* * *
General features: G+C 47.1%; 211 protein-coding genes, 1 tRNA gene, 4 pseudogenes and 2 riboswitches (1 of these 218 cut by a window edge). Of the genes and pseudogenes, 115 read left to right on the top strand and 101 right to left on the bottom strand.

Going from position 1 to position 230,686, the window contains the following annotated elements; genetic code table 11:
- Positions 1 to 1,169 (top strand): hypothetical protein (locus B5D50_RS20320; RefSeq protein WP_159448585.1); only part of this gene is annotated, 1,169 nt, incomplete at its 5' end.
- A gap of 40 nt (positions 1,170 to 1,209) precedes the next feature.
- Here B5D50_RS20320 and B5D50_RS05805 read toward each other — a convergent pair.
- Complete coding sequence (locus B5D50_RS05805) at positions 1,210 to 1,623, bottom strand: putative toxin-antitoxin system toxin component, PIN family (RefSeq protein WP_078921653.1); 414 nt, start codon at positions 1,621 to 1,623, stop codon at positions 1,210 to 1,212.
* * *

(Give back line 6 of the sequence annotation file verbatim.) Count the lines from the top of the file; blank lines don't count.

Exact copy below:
- Complete coding sequence (locus B5D50_RS05805) at positions 1,210 to 1,623, bottom strand: putative toxin-antitoxin system toxin component, PIN family (RefSeq protein WP_078921653.1); 414 nt, start codon at positions 1,621 to 1,623, stop codon at positions 1,210 to 1,212.